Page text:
Planned Parenthood 'very likely' to challenge new Indiana anti-abortion law

Law imposes new regulations on clinics

INDIANAPOLIS - Planned Parenthood of Indiana says it is "very likely" to launch a legal challenge of a new anti-abortion measure that Republican Gov. Mike Pence signed into law on Wednesday.

The legislation imposes a new series of regulations on clinics -- but not private physicians -- that administer the abortion-inducing drug RU-486. It requires those clinics to meet surgical standards, whether they offer surgical abortions or not.

"I believe in the right to life and in protecting the health and well-being of women in Indiana. Abortion-inducing drugs can be very dangerous, and must be prescribed under conditions that ensure proper medical care. This new law helps accomplish that goal," Pence said.

Senate Enrolled Act 371 also requires that doctors give women seeking abortions color pamphlets showing a fetus at varying stages of development, and that a woman who wishes not to listen to the fetal heartbeat or view ultrasound images say so in writing.

Betty Cockrum, the president of Planned Parenthood of Indiana, said her organization is reviewing the "harmful new law" and, along with the American Civil Liberties Union of Indiana, is "very likely" to challenge it in court.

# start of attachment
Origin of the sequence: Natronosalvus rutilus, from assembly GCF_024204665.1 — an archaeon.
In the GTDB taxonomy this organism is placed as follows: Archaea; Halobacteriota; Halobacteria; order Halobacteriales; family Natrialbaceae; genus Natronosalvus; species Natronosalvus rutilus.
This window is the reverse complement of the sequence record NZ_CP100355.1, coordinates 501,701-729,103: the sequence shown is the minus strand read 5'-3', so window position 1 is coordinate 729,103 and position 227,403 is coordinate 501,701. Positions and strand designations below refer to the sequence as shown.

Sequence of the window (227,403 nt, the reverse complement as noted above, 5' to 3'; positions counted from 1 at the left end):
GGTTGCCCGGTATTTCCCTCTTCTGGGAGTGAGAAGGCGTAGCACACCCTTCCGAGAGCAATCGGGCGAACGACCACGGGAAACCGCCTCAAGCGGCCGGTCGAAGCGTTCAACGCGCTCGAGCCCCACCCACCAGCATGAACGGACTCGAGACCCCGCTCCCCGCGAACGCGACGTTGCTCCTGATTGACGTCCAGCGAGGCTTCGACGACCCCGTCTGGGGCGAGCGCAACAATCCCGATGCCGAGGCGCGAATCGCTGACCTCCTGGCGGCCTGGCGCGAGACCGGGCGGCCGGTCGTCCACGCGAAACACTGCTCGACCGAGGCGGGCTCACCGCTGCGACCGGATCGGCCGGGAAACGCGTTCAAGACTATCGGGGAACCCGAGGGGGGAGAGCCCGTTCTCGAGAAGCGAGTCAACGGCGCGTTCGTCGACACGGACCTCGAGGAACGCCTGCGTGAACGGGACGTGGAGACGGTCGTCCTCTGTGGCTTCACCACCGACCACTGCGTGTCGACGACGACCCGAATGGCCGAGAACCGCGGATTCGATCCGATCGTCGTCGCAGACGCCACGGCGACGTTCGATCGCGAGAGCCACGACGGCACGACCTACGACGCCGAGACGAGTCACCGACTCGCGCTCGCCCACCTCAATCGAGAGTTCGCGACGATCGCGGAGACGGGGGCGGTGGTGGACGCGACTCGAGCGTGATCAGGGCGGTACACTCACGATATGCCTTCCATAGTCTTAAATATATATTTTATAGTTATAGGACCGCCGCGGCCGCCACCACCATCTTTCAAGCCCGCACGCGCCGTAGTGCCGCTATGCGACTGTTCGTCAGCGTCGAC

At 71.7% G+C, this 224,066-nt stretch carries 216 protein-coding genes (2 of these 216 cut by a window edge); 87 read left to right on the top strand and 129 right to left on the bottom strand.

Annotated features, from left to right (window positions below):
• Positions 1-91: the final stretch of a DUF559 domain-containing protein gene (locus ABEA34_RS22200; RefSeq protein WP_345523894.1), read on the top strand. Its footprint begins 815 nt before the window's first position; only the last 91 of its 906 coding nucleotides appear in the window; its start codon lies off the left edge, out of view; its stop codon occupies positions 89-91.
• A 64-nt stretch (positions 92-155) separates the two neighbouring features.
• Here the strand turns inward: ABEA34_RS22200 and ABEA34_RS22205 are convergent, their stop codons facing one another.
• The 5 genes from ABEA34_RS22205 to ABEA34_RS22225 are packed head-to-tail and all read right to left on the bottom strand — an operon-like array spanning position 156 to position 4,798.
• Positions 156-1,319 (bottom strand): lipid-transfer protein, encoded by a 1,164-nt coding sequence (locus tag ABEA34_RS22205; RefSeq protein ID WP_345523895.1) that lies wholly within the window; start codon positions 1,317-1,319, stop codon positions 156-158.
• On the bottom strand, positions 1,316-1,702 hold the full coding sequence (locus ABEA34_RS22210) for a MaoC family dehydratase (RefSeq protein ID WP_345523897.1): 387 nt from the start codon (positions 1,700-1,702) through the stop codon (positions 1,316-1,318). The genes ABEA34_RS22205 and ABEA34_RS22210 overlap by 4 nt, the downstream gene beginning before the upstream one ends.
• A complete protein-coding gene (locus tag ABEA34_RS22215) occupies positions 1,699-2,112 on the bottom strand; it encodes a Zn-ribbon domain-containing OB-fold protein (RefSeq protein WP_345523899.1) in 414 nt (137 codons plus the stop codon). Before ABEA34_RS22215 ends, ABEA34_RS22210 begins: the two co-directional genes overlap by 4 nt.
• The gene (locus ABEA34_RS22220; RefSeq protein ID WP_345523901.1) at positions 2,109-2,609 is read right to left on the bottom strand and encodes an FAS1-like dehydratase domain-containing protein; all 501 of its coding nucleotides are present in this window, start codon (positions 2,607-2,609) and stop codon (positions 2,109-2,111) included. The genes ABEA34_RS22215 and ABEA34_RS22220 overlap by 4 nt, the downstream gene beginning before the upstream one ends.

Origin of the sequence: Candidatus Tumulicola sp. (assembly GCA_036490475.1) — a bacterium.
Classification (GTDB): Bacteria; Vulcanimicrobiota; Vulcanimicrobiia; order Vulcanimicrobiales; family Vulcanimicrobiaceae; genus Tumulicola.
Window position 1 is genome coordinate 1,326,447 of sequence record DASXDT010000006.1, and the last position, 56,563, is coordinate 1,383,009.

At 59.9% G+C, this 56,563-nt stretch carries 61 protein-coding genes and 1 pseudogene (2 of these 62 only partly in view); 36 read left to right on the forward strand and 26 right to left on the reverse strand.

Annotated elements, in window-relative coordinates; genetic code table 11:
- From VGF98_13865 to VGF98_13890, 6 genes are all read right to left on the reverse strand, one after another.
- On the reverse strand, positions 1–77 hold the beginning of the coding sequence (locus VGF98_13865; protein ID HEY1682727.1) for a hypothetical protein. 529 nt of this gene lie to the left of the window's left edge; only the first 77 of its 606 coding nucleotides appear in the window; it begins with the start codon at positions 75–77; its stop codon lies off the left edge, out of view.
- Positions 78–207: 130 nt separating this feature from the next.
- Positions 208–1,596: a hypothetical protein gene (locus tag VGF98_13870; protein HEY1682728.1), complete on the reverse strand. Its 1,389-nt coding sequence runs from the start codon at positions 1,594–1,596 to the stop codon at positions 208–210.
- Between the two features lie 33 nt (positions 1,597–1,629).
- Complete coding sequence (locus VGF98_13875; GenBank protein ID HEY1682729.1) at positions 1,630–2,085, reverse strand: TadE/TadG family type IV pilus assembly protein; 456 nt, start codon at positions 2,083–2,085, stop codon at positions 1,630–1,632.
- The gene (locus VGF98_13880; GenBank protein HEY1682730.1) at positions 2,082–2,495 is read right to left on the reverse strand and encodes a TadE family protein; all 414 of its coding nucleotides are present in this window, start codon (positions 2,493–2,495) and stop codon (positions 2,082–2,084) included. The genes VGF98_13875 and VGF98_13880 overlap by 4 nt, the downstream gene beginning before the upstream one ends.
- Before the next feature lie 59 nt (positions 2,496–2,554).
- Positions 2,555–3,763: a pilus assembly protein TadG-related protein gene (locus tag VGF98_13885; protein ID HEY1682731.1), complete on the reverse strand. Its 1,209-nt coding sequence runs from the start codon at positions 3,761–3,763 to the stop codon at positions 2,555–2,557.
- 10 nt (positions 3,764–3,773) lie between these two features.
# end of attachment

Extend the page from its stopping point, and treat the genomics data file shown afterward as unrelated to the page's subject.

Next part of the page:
"The additional regulations in this bill are in no way related to 'patient safety,'" Cockrum said. "Legislators really intend to chip away at Hoosier women's access to abortion -- and as part of a coordinated national effort, shut down Planned Parenthood's health care centers that also provide preventive care."

Planned Parenthood of Indiana has already said the bill will force expensive changes at its Lafayette clinic, where the abortion-inducing drug is currently offered but surgical abortions are not.

Cockrum said the bill is specifically aimed at that clinic. She said abortion-inducing drugs are already safe and highly regulated, and that "politicians should care about the facts, and stay out of women's personal health care decisions."

Ken Falk, the ACLU of Indiana's legal director, said the measure is ripe for a court challenge.

"This statute imposes requirements that fail to meet even minimal rationality standards and is, in our estimation, clearly unconstitutional," he said.

Indiana Right to Life, which lobbied hard for the new abortion law, said the new requirement that clinics meet surgical standards is critical.

"This crucial oversight mechanism will help ensure chemical abortion facilities are ready to adequately care for any woman who experiences complications following her procedure," said Mike Fichter, the organization's president.

Fichter said the impact is further reaching than Planned Parenthood's Lafayette clinic.

"It also prevents additional facilities from moving into Indiana and setting up shop without any oversight," he said.
 

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